Zombie Epidemic Creates Shortage of Brains on Campus

Seth Farber, Molly Burtenshaw, Noel Safford, Dan Castle, and Rachel Padding prepare for the zombie apocalypse. As of March 8, Dan Castle is still human. (Photo by Rowan Copley)
Seth Farber, Molly Burtenshaw, Noel Safford, Dan Castle, and Rachel Padding prepare for the zombie apocalypse. As of March 8, Dan Castle is still human. (Photo by Rowan Copley)
We are lurking under the overhang in front of Baltimore Hall, waiting for food. There are eleven of us, hiding and glancing impatiently at each other as we smoke cigarettes. People pass by and see us and point, but we don’t care, because we’re waiting for that special kind of person whom we can eat and turn into one of us. We see one. I sprint after him quietly along the path to the pond, but as I fall in about 10 feet behind him, he turns around swinging two melee weapons in my direction, making it impossible for me to close the distance without being hit. I try, but it’s no use – this one is properly prepared for the zombie apocalypse. I return to my group still hungry.

If this sounds like an odd post-apocalyptic monster story, you’d be half-right. This game has gripped St. Mary’s campus for the past two weeks. It has led to many amusing encounters between the two different sides, including some at Baltimore Hall where groups of zombies wait hungrily for a human to walk by.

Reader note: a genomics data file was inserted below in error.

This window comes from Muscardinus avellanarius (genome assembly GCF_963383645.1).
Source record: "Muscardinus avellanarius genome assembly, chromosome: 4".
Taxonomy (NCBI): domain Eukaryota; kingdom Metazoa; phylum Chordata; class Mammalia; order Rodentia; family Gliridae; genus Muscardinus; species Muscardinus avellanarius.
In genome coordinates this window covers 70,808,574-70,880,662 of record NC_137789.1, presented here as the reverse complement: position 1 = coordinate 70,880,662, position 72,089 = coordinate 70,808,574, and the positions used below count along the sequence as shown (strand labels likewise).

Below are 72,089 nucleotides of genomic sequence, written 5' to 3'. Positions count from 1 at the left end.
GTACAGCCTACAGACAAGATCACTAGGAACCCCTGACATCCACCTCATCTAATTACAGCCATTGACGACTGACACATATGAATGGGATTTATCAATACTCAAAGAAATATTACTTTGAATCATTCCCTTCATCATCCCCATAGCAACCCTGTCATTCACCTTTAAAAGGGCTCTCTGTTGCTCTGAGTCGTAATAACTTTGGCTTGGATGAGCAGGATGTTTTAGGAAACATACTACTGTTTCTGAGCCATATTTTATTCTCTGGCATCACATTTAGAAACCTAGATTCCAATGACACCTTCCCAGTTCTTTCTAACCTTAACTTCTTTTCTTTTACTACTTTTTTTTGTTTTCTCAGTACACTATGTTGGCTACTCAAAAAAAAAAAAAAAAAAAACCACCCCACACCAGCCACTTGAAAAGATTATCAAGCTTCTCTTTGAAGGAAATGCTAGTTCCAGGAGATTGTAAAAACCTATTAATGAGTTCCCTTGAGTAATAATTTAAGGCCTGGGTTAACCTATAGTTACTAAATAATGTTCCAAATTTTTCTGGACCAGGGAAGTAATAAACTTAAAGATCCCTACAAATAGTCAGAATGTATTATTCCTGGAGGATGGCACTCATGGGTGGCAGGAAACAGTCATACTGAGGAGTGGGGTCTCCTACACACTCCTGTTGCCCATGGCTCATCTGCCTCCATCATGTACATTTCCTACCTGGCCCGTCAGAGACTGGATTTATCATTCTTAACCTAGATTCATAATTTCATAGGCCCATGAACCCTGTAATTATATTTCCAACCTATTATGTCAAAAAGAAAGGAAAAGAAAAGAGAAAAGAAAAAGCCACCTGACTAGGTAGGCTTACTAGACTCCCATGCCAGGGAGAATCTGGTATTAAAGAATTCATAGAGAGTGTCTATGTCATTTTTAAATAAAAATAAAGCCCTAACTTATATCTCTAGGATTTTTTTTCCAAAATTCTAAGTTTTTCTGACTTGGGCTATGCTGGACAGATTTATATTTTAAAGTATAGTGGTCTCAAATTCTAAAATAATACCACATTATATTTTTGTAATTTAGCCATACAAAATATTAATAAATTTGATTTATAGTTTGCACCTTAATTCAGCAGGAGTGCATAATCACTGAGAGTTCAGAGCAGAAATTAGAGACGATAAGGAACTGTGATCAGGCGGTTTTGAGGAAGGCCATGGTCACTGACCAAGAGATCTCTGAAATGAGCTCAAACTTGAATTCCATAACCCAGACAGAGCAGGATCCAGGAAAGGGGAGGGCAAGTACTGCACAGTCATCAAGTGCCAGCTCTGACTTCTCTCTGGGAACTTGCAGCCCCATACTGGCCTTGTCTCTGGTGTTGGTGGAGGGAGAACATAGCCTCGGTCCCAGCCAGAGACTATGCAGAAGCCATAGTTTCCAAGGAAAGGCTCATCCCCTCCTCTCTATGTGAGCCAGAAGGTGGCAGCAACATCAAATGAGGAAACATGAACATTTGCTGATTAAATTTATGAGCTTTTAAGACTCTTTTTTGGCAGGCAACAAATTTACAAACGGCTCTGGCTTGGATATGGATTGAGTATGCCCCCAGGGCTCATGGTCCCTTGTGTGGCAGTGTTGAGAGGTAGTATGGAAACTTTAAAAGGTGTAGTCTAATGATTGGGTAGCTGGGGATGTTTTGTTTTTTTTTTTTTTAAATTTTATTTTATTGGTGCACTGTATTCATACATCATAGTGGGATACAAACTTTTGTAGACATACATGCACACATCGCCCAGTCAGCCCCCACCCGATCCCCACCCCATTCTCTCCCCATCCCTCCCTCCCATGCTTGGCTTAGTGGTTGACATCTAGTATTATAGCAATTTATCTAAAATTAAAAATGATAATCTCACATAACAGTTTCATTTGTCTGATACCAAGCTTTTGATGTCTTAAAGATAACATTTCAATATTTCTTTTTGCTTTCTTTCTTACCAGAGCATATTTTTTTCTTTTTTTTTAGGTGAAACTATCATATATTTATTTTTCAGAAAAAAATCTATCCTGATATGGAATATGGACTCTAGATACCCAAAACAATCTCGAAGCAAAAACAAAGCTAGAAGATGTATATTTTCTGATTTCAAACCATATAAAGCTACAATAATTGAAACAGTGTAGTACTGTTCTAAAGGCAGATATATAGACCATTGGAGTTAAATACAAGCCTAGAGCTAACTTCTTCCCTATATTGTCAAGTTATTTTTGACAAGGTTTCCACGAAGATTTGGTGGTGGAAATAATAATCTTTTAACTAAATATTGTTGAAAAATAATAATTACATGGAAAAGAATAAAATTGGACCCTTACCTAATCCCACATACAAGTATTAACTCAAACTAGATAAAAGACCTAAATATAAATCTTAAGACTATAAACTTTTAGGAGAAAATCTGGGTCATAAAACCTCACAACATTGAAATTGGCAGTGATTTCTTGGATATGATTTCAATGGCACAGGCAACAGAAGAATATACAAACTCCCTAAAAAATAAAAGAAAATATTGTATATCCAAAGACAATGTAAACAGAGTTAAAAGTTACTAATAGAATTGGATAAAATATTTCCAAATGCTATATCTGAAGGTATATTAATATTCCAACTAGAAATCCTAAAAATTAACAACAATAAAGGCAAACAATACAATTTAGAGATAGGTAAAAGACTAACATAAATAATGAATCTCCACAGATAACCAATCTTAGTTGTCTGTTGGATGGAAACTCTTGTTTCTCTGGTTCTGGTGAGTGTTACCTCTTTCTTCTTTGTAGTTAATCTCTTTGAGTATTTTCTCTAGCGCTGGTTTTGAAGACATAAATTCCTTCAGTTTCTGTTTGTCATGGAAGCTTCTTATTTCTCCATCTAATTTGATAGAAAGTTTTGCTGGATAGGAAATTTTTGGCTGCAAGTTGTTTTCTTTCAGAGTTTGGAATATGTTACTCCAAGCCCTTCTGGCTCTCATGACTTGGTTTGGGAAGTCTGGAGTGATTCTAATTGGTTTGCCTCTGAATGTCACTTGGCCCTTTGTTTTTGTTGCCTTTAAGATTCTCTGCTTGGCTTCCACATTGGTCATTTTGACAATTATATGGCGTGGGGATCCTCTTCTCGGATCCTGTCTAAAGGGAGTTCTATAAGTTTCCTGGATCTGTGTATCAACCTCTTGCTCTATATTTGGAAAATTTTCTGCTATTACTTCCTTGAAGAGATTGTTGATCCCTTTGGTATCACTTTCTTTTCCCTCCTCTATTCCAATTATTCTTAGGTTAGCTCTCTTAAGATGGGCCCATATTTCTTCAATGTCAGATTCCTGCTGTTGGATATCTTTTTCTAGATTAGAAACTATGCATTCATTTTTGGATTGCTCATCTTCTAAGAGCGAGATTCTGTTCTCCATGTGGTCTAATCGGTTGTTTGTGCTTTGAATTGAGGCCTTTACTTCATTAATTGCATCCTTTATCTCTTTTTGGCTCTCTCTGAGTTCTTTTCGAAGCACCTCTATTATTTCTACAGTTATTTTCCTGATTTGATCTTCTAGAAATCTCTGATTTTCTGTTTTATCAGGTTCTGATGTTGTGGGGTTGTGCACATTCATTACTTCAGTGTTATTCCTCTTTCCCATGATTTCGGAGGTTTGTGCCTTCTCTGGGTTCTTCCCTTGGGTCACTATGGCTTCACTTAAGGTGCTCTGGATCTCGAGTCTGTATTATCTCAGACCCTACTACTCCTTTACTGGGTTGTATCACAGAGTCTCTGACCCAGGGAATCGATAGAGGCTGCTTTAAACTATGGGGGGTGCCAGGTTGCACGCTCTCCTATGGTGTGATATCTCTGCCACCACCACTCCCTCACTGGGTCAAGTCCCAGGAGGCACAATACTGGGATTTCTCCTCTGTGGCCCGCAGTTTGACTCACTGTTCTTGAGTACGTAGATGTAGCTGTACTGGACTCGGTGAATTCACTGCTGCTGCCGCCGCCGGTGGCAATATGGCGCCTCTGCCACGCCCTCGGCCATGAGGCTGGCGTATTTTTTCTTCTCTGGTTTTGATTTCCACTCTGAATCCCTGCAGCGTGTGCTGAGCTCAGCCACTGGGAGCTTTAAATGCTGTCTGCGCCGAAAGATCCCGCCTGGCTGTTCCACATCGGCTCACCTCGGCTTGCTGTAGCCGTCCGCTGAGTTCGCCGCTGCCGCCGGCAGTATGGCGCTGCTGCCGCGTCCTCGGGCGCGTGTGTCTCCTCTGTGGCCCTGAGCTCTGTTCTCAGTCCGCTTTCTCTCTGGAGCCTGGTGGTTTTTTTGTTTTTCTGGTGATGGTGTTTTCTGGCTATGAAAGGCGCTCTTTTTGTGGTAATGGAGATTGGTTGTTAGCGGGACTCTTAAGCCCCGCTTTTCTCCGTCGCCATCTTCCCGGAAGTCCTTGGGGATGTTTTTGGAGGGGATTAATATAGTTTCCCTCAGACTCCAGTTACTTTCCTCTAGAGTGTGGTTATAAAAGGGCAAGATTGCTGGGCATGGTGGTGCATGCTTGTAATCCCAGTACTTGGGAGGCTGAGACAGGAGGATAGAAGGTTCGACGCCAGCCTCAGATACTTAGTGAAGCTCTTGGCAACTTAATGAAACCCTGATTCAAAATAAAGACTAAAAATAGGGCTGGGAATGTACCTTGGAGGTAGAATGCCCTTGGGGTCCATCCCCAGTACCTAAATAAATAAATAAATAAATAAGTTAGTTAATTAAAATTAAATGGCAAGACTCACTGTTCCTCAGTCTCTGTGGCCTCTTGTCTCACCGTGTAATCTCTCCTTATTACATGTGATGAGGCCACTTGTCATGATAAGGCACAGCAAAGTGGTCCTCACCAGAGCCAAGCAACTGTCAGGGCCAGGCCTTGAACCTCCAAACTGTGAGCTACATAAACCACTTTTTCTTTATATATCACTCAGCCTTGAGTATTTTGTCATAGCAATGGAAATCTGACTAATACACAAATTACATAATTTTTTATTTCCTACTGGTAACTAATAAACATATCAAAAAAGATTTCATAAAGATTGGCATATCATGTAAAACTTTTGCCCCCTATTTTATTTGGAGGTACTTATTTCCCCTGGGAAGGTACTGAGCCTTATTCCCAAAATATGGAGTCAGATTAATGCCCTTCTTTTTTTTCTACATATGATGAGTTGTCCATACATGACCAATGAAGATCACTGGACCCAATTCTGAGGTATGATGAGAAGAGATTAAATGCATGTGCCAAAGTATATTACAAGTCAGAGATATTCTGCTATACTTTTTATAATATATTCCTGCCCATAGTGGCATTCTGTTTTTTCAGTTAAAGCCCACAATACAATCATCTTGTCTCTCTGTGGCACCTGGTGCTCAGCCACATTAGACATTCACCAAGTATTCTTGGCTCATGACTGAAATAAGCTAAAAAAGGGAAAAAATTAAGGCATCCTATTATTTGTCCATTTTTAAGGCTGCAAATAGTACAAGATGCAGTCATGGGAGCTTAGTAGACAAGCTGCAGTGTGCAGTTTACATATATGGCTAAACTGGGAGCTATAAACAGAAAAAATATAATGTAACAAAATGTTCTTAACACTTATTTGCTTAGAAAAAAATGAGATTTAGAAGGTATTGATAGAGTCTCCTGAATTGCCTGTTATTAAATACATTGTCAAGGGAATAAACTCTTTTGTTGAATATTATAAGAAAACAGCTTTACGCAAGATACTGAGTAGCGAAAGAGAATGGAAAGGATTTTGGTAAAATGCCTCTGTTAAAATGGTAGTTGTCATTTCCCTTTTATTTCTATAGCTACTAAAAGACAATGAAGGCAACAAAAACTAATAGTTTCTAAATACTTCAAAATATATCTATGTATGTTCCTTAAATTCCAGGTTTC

My memories of becoming a zombie are a blur. One minute, I came out of a townhouse at Mardi Greens, surrounded by some other humans . The next minute someone I thought was my friend came up to give me a pat on the back and then informed me that he had eaten my brains. Mardi Greens was a veritable feasting ground for the zombie horde, and it was only a matter of time before all but a rare few had become a zombie.

Zombie weapons (Photo by Rowan Copley)
Zombie weapons (Photo by Rowan Copley)

The game is fairly simple. First, those interested in playing join the Facebook group for the College. Everyone starts as a human, and they signify their humanity by wearing a bandanna on their arms or legs. Everyone, that is, except for the Original Zombie (who is notified via Facebook), who then starts infecting people as zombies.

Zombies have to wear bandannas on their heads, and to feed on and infect humans they have to tag them. Humans can defend themselves by shooting a zombie with a nerf gun or hitting them with a sock, which keep zombies from interacting with humans for 15 minutes. If a zombie goes 48 hours without feeding, it is out of the game.

The first few days for most humans were just a slowly building paranoia and an excuse to carry your nerf gun to class. We would see each other on the path, random people who didn’t know each other, and chat about who might or might not be zombies as if we were talking about the weather. But then our survival instinct kicked in when we realized that not everyone was to be trusted. After Mardi Greens, humans were a paranoid minority; soon, most zombies had starved because of a lack of humans to eat. The game may not have had any huge battles between the two sides, but it sure made going to class a new experience.

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